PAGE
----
>> against that page while DIO read is running still theoretically 
>> leading to
>> stale data exposure. Now this patch does not have influence on that race
>> but:
> 
> Yes, agreed.
> 
>>
>> 1) We need to close the race mentioned above. Maybe we could do that by
>> proactively allocating unwritten blocks for a page being faulted when 
>> there
>> is direct IO running against the file - the one who fills holes through
>> mmap write while direct IO is running on the file deserves to suffer the
>> performance penalty...
> 
> I was giving this a thought. So even if we try to penalize mmap
> write as you mentioned above, what I am not sure about it, is that, how 
> can we reliably detect that the DIO is in progress?
> 
> Say even if we try to check for atomic_read(&inode->i_dio_count) in mmap
> ext4_page_mkwrite path, it cannot be reliable unless there is some sort 
> of a lock protection, no?
> Because after the check the DIO can still snoop in, right?


IIRC, we had some discussion around this at [1] last time.
IIUC, you were mentioning to always using unwritten extents
as ->get_block in ext4_page_mkwrite.
And in ext4_writepages(), we replace 'ext4_should_dioread_nolock()' 
check with 'is there any DIO in flight'.

It was discussed to do that check reliably we should have all pages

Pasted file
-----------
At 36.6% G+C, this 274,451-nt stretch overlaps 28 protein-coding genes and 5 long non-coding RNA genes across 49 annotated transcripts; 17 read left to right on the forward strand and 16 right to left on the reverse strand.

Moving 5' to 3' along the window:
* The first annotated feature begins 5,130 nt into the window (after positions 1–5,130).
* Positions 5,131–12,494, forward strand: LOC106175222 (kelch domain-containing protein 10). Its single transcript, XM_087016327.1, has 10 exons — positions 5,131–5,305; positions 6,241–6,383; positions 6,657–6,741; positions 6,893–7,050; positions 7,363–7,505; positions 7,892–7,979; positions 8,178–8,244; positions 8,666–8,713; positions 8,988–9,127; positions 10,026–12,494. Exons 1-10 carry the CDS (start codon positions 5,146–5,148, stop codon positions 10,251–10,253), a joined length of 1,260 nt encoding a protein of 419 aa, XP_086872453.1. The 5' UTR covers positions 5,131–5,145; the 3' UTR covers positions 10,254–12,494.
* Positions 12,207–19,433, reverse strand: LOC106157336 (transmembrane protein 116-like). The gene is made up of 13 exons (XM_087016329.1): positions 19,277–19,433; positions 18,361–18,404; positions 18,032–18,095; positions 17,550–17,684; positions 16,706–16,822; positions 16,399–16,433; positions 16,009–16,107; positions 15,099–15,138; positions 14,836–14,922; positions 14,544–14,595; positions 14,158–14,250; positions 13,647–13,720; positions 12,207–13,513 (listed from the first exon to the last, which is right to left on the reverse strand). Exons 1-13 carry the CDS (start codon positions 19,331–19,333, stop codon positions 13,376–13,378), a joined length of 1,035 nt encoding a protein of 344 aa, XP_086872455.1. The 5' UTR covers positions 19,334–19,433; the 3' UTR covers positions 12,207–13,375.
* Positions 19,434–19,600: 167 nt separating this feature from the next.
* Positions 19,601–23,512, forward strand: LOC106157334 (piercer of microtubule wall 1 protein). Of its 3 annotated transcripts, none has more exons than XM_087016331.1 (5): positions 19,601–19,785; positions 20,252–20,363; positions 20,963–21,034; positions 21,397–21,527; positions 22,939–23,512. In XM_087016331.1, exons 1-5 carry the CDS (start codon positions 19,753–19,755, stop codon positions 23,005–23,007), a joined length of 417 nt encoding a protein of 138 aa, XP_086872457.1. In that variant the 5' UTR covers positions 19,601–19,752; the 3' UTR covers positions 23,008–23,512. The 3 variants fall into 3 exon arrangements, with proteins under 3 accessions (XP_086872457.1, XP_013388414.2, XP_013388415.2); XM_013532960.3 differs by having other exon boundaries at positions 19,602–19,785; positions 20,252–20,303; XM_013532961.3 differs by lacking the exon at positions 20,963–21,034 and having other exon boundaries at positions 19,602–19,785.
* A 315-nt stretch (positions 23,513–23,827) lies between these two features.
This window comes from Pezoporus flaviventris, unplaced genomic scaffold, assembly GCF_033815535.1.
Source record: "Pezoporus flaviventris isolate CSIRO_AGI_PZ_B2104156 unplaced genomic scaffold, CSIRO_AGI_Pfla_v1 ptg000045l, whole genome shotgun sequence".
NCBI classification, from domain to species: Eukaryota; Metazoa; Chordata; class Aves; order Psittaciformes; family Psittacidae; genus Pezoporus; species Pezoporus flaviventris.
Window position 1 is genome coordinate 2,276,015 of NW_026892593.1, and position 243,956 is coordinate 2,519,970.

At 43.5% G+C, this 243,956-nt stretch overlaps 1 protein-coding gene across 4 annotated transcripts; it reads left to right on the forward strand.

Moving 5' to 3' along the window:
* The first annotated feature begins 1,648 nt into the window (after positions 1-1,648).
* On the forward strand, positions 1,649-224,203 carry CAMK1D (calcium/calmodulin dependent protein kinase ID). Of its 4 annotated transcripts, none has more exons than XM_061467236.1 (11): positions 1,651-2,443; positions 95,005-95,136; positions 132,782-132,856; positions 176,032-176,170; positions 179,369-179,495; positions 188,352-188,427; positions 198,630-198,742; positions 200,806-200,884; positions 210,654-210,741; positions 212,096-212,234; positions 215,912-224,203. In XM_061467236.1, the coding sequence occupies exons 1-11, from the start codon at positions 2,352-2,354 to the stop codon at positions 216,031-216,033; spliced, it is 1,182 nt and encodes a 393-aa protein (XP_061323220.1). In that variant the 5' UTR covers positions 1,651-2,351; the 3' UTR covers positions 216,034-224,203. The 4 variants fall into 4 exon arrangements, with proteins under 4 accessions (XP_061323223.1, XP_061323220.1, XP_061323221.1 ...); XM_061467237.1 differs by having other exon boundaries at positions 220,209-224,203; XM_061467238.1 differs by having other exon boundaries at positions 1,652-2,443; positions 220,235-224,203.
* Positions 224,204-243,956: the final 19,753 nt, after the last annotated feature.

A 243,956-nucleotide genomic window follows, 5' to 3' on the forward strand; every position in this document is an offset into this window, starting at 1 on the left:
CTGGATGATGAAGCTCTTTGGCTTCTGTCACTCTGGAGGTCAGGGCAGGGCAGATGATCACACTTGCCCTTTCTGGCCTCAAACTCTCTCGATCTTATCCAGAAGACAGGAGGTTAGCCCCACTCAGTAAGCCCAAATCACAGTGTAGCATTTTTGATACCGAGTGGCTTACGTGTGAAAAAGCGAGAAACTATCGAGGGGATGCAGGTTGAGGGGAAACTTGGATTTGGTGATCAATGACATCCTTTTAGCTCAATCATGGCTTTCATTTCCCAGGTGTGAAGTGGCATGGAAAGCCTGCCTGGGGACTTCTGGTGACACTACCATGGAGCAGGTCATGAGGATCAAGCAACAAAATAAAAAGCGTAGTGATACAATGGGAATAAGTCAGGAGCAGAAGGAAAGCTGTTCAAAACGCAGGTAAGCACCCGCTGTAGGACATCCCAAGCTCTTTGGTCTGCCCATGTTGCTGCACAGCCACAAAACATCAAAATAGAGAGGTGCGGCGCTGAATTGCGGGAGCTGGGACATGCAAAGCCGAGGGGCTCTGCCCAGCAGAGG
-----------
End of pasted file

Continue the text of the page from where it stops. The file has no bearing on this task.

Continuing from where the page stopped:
locked for writeback. But how does that ensure that DIO is not currently 
in flight? One such case could be:-
It may still happen that the check to filemap_write_and_wait_range()
from DIO (iomap_dio_rw) got completed and before calling 
inode_dio_begin() a context switch happens.
And in parallel we got the page fault which somehow also resulted into 
writeback of pages calling ext4_writepages(). Here when we checked for
'is DIO in progress' after making sure all the writeback pages are 
locked, we still say may miss the reliable check if the context switch 
back to the DIO process happens right. Am I missing anything?

1. Is there any lock guarantee which I am overlooking here?

2. Do you think we should use some other lock to provide the guarantee 
between page_mkwrite & DIO read?

3. What if we always go via unwritten blocks in ext4_writepages too?
hmm, but I am not sure if should really do this today as there are some
known xfstests failures for blocksize < pagesize with dioread_nolock 
path right.
Although those problems I have mostly observed with 1K blocksize & 4K
pagesize on x86 platform.